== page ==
Happy April… Happy Poetry Month!

My project for National Poetry Month is to give a little love and attention to my long-neglected blog. I’m planning to write and post some seasonal poems each Friday, mostly inspired by what’s going on in my neck of the woods. Today I’m sharing a poem that I wrote on March 1st for Vivian Kirkfield’s 50 Precious Words challenge. The guidelines were to write a story for kids, 50 words or less. Pretty wide open–so I turned as I often do to my book shelf for inspiration. I landed on a favorite recent picture book (CONTEST ALERT: IF YOU ARE THE FIRST TO GUESS THE IDENTITY OF THIS BOOK, I’LL SEND YOU A BOOK OF MINE! WHAT A DEAL!) Ah, did my shouting get your attention? Anyway, as I read this mystery book, the rhythm of the text seeped into my mind, and a line and pattern started to form.

Now while my chosen book is a wonderful mentor text for writing a lyrical poem about a seasonal wish, and the text is spare and not much over 50 words, the story line is told in the illustrations (AH HA, CAREFUL READER… THREE HINTS FOR YOU!) I knew as I started to write that I was not exactly following the plan of writing a 50-word story with a beginning, middle and end. Unlike my mentor text, there are no gorgeous scratch-board illustrations to add a narrative arc (OOH, ANOTHER HINT!) But sometimes the brain does what it wants to do, and you go with the flow. Here’s my poem, with an extra couplet added post-contest, so slightly over 50 words.

Springtime Wishes

When snow turns to slush
and puddles grow deep,
When chickadees swoop
and spring peepers peep,
I wriggle. I reach.
I stretch from my sleep.

I bloom like a bluebell. 
I hum like a bee.
I open my buds.
I’m a sun-dappled tree.
When the world spins to green,
I’m the wind. I rush free.
–© Buffy Silverman

I’m not sure that my poem resembles my inspiration. But that’s the beauty of a mentor text. It gets the brain engaged and words start to flow. And maybe I’ve given enough hints that someone will guess its identity and win valuable prizes–please share your guesses in the comments!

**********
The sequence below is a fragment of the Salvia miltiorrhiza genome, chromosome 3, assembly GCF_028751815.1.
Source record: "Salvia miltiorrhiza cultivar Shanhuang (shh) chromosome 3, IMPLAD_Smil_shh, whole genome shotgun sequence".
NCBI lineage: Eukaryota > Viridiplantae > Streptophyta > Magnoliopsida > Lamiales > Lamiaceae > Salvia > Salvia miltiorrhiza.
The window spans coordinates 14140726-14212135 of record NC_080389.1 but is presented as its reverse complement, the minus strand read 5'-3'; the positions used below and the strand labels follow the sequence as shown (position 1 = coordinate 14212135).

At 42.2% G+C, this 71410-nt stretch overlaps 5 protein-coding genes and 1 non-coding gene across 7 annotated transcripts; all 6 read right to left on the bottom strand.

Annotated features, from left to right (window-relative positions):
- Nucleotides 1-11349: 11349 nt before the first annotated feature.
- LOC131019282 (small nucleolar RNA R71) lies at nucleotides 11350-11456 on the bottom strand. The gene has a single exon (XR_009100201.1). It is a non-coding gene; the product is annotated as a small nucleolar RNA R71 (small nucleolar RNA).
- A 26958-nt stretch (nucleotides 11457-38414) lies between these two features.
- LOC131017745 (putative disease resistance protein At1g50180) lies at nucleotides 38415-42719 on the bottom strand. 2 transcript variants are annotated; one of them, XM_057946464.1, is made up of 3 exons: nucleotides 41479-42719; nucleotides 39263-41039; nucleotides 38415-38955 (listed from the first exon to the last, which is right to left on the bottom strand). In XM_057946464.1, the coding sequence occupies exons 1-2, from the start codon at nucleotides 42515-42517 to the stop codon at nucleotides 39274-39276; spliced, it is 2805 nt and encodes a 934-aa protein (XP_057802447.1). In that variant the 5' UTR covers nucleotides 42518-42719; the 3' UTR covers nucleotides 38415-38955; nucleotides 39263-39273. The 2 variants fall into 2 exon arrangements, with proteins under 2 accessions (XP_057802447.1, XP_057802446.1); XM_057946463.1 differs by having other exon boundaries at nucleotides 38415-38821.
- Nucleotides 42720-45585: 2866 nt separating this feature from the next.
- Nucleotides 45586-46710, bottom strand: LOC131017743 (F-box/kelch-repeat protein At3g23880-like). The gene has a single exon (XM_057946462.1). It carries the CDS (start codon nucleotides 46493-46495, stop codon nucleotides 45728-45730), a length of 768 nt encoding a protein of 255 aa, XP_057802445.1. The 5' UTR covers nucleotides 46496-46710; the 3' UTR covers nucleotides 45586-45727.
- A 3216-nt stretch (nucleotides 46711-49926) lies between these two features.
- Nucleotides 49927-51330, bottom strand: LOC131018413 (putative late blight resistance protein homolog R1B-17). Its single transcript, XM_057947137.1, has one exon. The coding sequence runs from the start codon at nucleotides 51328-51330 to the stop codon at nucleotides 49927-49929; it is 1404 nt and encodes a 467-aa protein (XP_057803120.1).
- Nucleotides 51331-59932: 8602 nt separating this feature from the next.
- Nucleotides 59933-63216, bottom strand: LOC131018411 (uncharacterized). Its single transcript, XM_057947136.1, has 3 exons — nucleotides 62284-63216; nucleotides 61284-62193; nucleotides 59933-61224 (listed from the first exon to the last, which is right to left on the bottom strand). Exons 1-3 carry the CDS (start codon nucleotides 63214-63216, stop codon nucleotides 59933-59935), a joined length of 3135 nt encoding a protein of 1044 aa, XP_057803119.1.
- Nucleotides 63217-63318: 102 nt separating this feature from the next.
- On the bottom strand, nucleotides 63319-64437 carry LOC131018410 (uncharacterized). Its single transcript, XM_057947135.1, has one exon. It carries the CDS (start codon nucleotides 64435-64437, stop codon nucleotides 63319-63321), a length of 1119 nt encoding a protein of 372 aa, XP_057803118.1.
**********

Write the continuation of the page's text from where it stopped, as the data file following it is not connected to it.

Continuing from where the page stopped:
As long as I’ve traveled back in time a month, I’ll post a few photos from the final week of February when winter quickly melted into spring. The flickers that were pecking under our suet feeder made a great snow-melt gauge.

Although we’ve had a few April Fool’s Day flurries, spring is starting to bloom. Next week’s poem and photos will celebrate April!

There’s a whole lot of poetry love for National Poetry Month to enjoy this month. Poetry Friday Wrangler/Daily Haiku Writer Mary Lee Hahn is rounding-up today’s links.

24 thoughts on “Happy April… Happy Poetry Month!

  1. Oh, that poem is rich with imagery and sound. I love it! And, haha, Joyce is a friend and critique partner of mine, and of COURSE I have BEFORE MORNING on my shelf. Did I guess the answer. Uh, nope. But that IS the joy of mentor texts. They set you up at the starting gate. But then, once you break free, it’s all you. Love this.

  2. Love all the images of spring happening and the world spinning green. I am so ready for it, too!

  3. What a fun blog post, Buffy! I love the mystery and how this mentor text led you… right to a beautiful poem! Glad you’re reviving the blog. You are a gift. xo

  4. Too late to guess, but I have your books anyway, Buffy. And I have ‘Before Morning’! The poem is spring itself, with beautiful rhythm & rhyme. I do love your flicker pictures, hilarious with the snow, going, gone, almost gone!

  5. Hooray! I always enjoy a blog post from you, Buffy. And, a poem that’s spare in words but big in meaning is my favorite. Your rhyme is tight and perfect!

  6. I’m ready for the wind to “rush free” with warm Spring-like breezes. Lovely, jaunty poem Buffy! I’m looking forward to a snow-free April and your next post celebrating it, thanks!

  7. Hmm…I’m thinking Joyce Sidman, but without my books (they’re at school), I can’t be sure which one.

    I love your poem, and I share your wish — I’m ready for the world to “spin to green.” We’re getting there. After today’s snow showers and tonight’s bitter cold, we should be well and truly done with winter.

Leave a Reply

Your email address will not be published. Required fields are marked *

This site uses Akismet to reduce spam. Learn how your comment data is processed.